19. ^ "There is also evidence which would seem to confirm pre-European contacts between the Carolines and Marianas. In 1788, a canoe from Woleai arrived at Guam; the occupants told the Spanish that they had always been trading with Guam and had only discontinued their voyaging after witnessing the cruelty of the Europeans."[4]
  20. ^ "Chamisso records a voyage of 2,300 miles from Yap in the Carolines to Aur in the Rataks."[17]
  21. ^ Micronesian proas were frequently going backwards and forwards over distances of at least 1,000 miles between the Carolines and the Philippines and the Marianas.[12]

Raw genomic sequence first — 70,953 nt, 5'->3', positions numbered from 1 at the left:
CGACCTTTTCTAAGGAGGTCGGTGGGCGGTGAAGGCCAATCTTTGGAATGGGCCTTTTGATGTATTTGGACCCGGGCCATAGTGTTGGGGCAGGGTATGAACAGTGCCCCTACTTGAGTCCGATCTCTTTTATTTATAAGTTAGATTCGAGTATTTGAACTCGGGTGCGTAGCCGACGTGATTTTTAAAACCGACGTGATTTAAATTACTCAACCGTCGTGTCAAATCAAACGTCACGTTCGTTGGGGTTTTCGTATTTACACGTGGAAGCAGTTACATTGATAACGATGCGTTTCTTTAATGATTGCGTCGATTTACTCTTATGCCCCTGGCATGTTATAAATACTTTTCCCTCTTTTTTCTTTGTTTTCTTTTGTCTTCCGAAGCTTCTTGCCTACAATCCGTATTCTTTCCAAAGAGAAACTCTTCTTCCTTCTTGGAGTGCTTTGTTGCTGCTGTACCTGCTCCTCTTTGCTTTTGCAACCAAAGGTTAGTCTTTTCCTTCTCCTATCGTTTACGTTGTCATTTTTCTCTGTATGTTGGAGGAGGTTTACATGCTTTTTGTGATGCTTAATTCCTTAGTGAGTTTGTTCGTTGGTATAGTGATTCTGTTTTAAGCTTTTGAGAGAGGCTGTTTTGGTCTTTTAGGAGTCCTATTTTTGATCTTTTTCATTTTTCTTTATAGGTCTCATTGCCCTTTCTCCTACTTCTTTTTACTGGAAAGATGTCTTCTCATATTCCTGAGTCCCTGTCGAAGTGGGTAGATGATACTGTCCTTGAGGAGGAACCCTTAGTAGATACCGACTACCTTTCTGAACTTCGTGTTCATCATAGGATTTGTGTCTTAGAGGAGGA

22. ^ "Gladwin also points out that the large number of stars grouped around the east–west axis of this imaginary diagram is useful in sailing in the Carolines for the islands lie in an east–west chain, and most voyages are made in these directions. This is one more difficulty the men faced in their voyage, for they were sailing a course almost due north and the lack of navigational stars in that part of the sky made their allowable margin of error small indeed. However, Repunglug and the rest of his crew weren't worried, for in this instance they had the wind in their favour. During other times of the year, prevailing winds often make sailing difficult. When travelling east in the Carolines, one must often tack against the north-east trades 7 or 8 months of the year; if travelling west one has a relatively easier time. In contrast, when sailing on a northerly course (the geographical bearing from Saipan to West Fayu is 353 degrees) one must wait for an easterly wind."[20]